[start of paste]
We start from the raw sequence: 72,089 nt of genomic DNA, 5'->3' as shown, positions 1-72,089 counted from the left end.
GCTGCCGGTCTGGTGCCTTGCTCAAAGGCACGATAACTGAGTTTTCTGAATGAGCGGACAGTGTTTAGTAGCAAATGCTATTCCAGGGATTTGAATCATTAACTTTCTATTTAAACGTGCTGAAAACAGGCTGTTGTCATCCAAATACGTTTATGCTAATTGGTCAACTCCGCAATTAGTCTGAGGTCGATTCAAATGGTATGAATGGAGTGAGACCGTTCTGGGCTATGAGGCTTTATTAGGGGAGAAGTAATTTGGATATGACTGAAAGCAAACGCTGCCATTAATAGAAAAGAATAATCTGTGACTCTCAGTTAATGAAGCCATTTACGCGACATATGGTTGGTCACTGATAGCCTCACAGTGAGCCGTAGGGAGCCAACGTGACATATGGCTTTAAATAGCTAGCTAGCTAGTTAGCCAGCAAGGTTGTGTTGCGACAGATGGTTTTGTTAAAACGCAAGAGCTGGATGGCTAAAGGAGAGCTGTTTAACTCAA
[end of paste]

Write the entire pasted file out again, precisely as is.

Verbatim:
We start from the raw sequence: 72,089 nt of genomic DNA, 5'->3' as shown, positions 1-72,089 counted from the left end.
GCTGCCGGTCTGGTGCCTTGCTCAAAGGCACGATAACTGAGTTTTCTGAATGAGCGGACAGTGTTTAGTAGCAAATGCTATTCCAGGGATTTGAATCATTAACTTTCTATTTAAACGTGCTGAAAACAGGCTGTTGTCATCCAAATACGTTTATGCTAATTGGTCAACTCCGCAATTAGTCTGAGGTCGATTCAAATGGTATGAATGGAGTGAGACCGTTCTGGGCTATGAGGCTTTATTAGGGGAGAAGTAATTTGGATATGACTGAAAGCAAACGCTGCCATTAATAGAAAAGAATAATCTGTGACTCTCAGTTAATGAAGCCATTTACGCGACATATGGTTGGTCACTGATAGCCTCACAGTGAGCCGTAGGGAGCCAACGTGACATATGGCTTTAAATAGCTAGCTAGCTAGTTAGCCAGCAAGGTTGTGTTGCGACAGATGGTTTTGTTAAAACGCAAGAGCTGGATGGCTAAAGGAGAGCTGTTTAACTCAA